Meanwhile, Peter S. Goodman reported on the front page of Wednesday’s New York Times that, “[Since Russia invaded Ukraine], the most direct repercussions are seen in the rising prices of cooking fuel, fertilizer and staple foods like wheat, disrupting agriculture and threatening nutrition in much of the world.”
The Times article pointed out that, “…farmers are grappling with malevolent arithmetic, as prices rise for animal feed, fertilizers and pesticides.
“Indonesia has in recent years imported growing stocks of fertilizer from Russia. With fertilizer costs doubling in recent months, farmers have limited their application, diminishing their harvests.”
Goodman added that, “The fighting in Ukraine has prompted farmers in Ukraine to flee their land, while Russia has blockaded Ukrainian ports on the Black Sea — vital conduits for exports. Last week, the World Food Program warned that the shutdowns of the ports threatened to worsen severe food insecurity in Ethiopia, South Sudan, Syria, Yemen and Afghanistan.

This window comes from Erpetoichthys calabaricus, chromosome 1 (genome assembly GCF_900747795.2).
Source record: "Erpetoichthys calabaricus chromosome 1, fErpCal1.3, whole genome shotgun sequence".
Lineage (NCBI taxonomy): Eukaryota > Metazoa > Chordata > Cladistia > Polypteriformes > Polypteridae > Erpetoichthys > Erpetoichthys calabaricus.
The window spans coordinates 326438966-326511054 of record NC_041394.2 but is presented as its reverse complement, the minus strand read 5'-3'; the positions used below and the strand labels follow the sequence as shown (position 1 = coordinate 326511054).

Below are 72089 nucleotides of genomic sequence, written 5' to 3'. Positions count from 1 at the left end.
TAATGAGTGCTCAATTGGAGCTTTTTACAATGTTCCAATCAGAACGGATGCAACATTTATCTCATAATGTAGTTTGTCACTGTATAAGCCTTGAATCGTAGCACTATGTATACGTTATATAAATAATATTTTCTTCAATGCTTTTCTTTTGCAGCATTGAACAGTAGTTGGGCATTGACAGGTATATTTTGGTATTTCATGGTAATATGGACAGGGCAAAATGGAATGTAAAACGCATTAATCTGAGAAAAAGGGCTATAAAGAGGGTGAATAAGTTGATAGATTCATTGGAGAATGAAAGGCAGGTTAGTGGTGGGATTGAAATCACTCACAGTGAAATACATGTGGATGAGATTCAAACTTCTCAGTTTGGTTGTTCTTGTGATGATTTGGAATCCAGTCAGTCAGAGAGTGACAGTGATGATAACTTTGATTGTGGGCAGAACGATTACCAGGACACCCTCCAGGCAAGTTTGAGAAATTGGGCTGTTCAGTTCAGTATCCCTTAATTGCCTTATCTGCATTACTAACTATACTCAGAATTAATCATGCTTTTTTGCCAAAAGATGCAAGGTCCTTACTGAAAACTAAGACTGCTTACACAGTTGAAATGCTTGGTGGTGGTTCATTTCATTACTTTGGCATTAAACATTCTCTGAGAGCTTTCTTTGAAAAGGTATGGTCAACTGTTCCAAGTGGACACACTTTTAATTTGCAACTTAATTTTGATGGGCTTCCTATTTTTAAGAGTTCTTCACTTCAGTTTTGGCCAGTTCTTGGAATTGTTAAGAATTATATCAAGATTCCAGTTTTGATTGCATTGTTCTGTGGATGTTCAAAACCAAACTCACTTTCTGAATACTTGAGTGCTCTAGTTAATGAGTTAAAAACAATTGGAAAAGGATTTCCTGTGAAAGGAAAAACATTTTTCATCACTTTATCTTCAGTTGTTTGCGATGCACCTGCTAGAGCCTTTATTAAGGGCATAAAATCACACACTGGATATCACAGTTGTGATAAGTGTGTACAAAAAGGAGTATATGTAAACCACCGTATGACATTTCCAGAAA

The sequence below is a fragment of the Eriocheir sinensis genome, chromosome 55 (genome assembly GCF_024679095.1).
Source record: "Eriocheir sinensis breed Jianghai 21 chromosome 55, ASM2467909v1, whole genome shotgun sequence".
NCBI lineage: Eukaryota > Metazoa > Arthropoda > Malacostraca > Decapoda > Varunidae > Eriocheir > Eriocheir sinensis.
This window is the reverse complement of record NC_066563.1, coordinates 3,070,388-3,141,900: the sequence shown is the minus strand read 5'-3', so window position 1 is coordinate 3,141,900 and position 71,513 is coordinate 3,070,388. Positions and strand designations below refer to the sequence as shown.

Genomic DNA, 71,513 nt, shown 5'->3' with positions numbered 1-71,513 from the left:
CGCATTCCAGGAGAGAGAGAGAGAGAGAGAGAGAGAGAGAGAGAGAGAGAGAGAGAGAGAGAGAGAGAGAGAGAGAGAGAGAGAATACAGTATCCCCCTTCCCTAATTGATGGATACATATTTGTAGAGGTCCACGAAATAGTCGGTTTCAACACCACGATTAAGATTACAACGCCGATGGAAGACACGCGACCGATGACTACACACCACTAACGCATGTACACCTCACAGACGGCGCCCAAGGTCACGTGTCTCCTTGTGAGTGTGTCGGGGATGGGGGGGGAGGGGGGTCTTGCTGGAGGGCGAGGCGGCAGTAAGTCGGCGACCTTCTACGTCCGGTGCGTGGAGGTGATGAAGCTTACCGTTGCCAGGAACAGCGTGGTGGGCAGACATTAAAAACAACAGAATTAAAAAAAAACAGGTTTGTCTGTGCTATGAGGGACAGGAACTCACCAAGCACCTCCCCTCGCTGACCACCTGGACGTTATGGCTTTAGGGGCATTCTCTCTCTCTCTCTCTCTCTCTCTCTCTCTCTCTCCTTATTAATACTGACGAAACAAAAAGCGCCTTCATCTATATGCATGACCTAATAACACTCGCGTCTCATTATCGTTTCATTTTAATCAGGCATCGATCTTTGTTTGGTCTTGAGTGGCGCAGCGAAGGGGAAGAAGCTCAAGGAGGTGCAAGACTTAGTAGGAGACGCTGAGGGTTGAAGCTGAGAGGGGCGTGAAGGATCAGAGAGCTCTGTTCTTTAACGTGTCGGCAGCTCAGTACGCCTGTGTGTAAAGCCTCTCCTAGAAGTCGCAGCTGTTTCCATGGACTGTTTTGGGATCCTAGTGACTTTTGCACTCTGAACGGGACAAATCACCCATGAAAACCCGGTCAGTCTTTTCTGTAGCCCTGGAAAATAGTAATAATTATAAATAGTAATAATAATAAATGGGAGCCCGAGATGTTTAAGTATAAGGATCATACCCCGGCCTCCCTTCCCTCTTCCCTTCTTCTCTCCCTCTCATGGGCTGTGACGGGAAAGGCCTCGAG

“Russia and Ukraine supply all the wheat imported by Somalia and Benin, and at least two-thirds of the supply reaching Tanzania, Senegal, the Democratic Republic of Congo, Sudan and Egypt, according to research from the United Nations Conference on Trade and Development.”
In related news regarding Ukrainian grain flows, Reuters writer Michelle Nichols reported yesterday that, “U.N. Secretary-General Antonio Guterres said on Wednesday that he is in ‘intense contact‘ with Russia, Ukraine, Turkey, the United States and the European Union in an effort to restore Ukrainian grain export as a global food crisis worsens.
“‘I am hopeful, but there is still a way to go,’ said Guterres, who visited Moscow and Kyiv late last month. ‘The complex security, economic and financial implications require goodwill on all sides.'”
The Reuters article stated that, “[U.S. Secretary of State Antony Blinken] said Russia must be compelled to create corridors so that food and other vital supplies can safely leave Ukraine by land or sea.